The Supreme Court’s decision in SFFA v. Harvard and SFFA v. University of North Carolina was a victory for advocates of fair and race-neutral college admissions. With the decision, colleges and universities face a new legal landscape and may no longer take students’ race, color, or national origin into account in their admissions decisions. But the Court’s ruling alone is not enough to ensure that institutions fully abandon employing racial preferences. Despite the Court’s clear prohibition of race-based admissions policies, emboldened institutions may attempt to skirt the law by relying on other application materials as proxies for race. Institutions could potentially, for example, give greater preference to applicants who write about their “racial experiences” with discrimination or “contribution to a diverse university environment” in their application essays.
The proposed “Fair Admissions Act” model legislation is designed to prevent these kinds of illicit practices, acting as an enforcement mechanism for the new ruling. In addition to holding institutions accountable by requiring them to collect and, when solicited, make available all admissions data, the model legislation encourages colleges to clearly articulate their goals and concretely assess how their current practices help meet those goals. If implemented, the “Fair Admissions Act” can help ensure that college admissions truly remain race-neutral, thereby ensuring equal opportunity and restoring meritocracy in higher education.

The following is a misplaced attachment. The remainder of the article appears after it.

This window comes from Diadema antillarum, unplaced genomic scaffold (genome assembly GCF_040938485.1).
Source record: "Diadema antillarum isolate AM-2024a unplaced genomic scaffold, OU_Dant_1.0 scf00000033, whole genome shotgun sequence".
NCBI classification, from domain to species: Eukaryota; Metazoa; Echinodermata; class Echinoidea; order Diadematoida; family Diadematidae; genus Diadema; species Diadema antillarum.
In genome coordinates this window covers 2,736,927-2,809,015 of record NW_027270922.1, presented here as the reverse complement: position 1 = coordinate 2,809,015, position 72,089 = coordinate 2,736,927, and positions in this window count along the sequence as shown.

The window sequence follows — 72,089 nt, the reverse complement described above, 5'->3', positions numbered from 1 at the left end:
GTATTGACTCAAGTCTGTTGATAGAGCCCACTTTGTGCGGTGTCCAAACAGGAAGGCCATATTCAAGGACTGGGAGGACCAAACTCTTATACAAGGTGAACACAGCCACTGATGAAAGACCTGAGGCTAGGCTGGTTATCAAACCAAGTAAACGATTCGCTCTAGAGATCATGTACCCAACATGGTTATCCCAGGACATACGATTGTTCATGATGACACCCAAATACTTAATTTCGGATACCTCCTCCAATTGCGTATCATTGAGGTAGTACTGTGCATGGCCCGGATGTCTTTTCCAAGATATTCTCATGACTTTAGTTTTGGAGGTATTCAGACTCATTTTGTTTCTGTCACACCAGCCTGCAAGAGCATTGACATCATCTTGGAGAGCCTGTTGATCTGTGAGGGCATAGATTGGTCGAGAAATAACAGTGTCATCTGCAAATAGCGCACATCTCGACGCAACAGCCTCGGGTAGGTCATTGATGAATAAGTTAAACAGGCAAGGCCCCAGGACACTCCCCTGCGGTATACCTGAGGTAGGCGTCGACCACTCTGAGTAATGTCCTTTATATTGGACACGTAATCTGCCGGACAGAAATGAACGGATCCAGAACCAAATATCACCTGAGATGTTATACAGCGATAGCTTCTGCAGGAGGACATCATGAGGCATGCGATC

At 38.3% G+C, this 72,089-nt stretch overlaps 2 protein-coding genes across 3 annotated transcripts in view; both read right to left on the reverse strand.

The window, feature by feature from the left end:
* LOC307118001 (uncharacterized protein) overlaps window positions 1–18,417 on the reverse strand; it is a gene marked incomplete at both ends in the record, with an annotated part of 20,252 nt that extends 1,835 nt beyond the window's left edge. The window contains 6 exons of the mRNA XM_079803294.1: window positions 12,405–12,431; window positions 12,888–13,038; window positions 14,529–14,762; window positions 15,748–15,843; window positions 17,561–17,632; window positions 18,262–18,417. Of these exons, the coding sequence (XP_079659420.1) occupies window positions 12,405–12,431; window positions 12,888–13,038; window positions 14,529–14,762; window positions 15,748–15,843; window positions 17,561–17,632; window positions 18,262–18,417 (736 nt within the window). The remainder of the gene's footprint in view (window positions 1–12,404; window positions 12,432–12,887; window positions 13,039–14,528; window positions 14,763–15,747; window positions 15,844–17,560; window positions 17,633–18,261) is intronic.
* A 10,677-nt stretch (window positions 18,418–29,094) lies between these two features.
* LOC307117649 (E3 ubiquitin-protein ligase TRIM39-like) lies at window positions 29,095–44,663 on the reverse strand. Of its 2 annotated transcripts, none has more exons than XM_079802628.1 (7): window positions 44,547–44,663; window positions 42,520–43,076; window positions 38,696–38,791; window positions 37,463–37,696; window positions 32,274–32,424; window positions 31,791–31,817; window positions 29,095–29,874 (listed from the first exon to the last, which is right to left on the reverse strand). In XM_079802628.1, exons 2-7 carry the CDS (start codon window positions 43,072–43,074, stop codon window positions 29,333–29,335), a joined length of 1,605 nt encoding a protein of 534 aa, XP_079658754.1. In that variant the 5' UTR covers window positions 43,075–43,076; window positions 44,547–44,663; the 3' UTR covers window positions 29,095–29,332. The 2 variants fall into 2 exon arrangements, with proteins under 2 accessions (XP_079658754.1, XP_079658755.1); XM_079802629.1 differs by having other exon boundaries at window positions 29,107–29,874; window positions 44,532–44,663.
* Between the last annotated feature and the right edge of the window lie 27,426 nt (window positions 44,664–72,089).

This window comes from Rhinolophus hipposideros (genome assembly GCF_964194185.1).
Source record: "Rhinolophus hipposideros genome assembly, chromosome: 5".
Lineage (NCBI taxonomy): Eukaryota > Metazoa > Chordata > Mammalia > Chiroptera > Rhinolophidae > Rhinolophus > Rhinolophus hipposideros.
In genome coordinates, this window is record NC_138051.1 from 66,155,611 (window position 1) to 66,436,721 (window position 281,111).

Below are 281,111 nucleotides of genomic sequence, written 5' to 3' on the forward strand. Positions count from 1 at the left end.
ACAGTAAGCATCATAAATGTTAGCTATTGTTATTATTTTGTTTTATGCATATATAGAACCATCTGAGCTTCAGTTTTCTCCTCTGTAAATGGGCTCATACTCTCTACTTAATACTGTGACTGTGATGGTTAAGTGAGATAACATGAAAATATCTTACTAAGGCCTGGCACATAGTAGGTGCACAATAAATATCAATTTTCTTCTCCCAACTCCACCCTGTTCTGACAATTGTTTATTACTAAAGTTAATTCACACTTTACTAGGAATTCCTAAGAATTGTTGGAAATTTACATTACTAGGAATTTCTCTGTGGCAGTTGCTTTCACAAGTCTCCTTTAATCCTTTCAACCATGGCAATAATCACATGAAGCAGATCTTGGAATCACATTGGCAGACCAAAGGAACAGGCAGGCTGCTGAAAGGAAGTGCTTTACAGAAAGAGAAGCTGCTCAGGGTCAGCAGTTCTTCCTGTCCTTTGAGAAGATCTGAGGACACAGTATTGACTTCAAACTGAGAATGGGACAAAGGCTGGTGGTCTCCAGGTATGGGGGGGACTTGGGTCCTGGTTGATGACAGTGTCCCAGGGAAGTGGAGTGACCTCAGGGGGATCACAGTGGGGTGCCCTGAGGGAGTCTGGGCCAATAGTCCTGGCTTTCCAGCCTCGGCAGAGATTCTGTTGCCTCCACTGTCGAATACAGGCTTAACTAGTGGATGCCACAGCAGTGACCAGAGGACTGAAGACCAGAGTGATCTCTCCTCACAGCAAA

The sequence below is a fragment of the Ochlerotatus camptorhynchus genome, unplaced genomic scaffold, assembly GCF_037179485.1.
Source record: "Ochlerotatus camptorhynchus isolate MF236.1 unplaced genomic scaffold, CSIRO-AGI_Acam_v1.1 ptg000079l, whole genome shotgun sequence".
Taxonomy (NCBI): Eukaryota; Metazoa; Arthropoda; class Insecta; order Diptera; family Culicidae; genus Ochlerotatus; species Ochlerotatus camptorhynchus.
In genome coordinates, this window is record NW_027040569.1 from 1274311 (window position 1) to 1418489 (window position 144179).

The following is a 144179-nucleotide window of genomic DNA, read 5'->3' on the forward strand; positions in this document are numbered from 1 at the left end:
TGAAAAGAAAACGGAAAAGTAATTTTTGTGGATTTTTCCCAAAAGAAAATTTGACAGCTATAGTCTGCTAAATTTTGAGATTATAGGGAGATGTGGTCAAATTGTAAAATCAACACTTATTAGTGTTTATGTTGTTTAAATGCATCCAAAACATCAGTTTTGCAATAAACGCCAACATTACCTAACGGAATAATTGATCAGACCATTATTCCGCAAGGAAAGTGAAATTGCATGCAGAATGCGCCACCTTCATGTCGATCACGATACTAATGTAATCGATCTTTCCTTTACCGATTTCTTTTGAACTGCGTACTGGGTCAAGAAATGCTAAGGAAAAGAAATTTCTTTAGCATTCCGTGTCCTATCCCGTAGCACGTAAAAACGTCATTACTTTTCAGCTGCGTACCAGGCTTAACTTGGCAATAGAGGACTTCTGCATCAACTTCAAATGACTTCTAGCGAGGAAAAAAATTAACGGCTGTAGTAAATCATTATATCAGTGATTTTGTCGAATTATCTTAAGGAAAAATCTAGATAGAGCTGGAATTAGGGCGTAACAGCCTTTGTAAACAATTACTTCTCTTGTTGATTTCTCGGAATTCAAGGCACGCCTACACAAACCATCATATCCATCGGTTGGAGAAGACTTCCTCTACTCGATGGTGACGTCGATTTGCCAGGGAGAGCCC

The model bill has also been endorsed by the National Association of Scholars, the Californians for Equal Rights Foundation, and the Asian American Coalition for Education.
“The James G. Martin Center for Academic Renewal’s model Fair Admissions Act supplements and reinforces the Supreme Court’s decision in SFFA v. Harvard and SFFA v. University of North Carolina. This is needed to vindicate the principle of fair and race-neutral college admissions, because so many colleges and universities have indicated that they intend to evade that principle. The model Act requires public universities to provide full information (anonymized for privacy) about all undergraduate applicants for admission, to ensure that universities are transparent, accountable–and unable to evade the intent of the Supreme Court’s decision. The model Act also reinforces the prohibitions against discriminatory admissions policies–while providing carefully tailored exemptions for outreach programs that are not reserved for one race or other identity group. The Act is crafted to appeal to a broad majority of Americans, to work carefully without unintended consequences–and to ensure that universities indeed transform fair and race-neutral college admissions from a principle to a practice. The National Association of Scholars heartily endorses the Martin Center’s model Fair Admissions Act.”
“The Fair Admissions Act offers a model of upholding equality and merit in college admissions. If adopted at both state and local levels, it will consolidate the hard-fought legal victory in the Harvard and UNC cases. This much-needed legislative model is the right step towards fighting discrimination and unfairness. It is also a safeguard that comports with the steady national consensus in support of merit-based college admissions. For these reasons, CFER strongly endorses the Fair Admissions Act.” —Wenyuan Wu, Executive Director of CFER
“AACE is very pleased to endorse this legislative initiative that requires colleges to faithfully implement the Supreme Court’s rulings on SFFA v Harvard/UNC cases. Equal education rights is an indispensable part of civil rights! AACE will continue supporting you during the legislative process.”